“Yes, it’s still God’s Own Country,” said the announcer, a news reporter pronouncing the final tag line. “The only question is, which gods?”

    Circuit boards, cathode rays, and exhaust ramming against frankincense, myrrh, soil, and blood.

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  • Hinzelmann

    Where Hinzelmann had been standing stood a male child, no more than five years old. His hair was dark brown, and long. He was perfectly naked, save for a worn leather band around his neck. He was pierced with two swords, one of them going through his chest, the other entering at his shoulder, with the point coming out beneath the rib-cage. Blood flowed through the wounds without stopping and ran down the child’s body to pool and puddle on the floor. The swords looked unimaginably old.

    The little boy stared up at Shadow with eyes that held only pain.

    And Shadow thought to himself, of course. That’s as good a way as any other of making a tribal god. He did not have to be told. He knew.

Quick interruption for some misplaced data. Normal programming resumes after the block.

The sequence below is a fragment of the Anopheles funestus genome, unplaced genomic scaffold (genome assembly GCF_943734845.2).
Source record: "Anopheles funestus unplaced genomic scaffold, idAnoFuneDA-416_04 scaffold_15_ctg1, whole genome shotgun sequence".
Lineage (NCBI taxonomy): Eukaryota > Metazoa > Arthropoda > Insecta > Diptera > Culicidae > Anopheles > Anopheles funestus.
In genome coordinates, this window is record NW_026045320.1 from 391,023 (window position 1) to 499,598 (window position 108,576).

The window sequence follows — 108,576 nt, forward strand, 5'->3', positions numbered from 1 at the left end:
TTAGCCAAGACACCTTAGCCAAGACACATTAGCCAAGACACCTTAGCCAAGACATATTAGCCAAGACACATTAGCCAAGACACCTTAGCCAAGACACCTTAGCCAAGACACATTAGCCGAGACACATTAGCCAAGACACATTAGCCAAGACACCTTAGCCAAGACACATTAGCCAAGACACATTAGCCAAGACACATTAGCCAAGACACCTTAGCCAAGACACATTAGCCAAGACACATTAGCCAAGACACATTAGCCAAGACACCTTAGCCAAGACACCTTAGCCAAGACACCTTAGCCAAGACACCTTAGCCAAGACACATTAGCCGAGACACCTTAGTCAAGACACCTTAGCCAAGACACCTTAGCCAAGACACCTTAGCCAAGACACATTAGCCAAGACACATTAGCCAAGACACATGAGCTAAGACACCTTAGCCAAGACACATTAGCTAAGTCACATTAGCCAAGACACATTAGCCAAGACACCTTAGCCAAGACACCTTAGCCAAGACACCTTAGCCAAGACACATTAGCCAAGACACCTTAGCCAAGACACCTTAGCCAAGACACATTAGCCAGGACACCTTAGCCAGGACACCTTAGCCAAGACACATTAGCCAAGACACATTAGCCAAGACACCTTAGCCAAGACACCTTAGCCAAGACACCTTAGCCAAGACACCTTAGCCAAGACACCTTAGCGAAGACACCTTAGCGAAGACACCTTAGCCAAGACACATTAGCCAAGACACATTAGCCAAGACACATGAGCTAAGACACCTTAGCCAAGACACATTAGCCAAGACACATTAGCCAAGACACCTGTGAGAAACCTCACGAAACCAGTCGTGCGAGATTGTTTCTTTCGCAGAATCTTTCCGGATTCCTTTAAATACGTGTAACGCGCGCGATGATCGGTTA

You take a baby and you bring it up in the darkness, letting it see no one, touch no one, and you feed it well as the years pass, feed it better than any of the village’s other children, and then, five winters on, when the night is at its longest, you drag the terrified child out of its hut and into the circle of bonfires, and you pierce it with blades of iron and of bronze. Then you smoke the small body over charcoal fires until it is properly dried, and you wrap it in furs and carry it with you from encampment to encampment, deep in the Black Forest, sacrificing animals and children to it, making it the luck of the tribe. When, eventually, the thing falls apart from age, you place its fragile bones in a box, and you worship the box; until one day the bones are scattered and forgotten, and the tribes who worshipped the child-god of the box are long gone; and the child-god, the luck of the village, will be barely remembered, save as a ghost or a brownie: a kobold.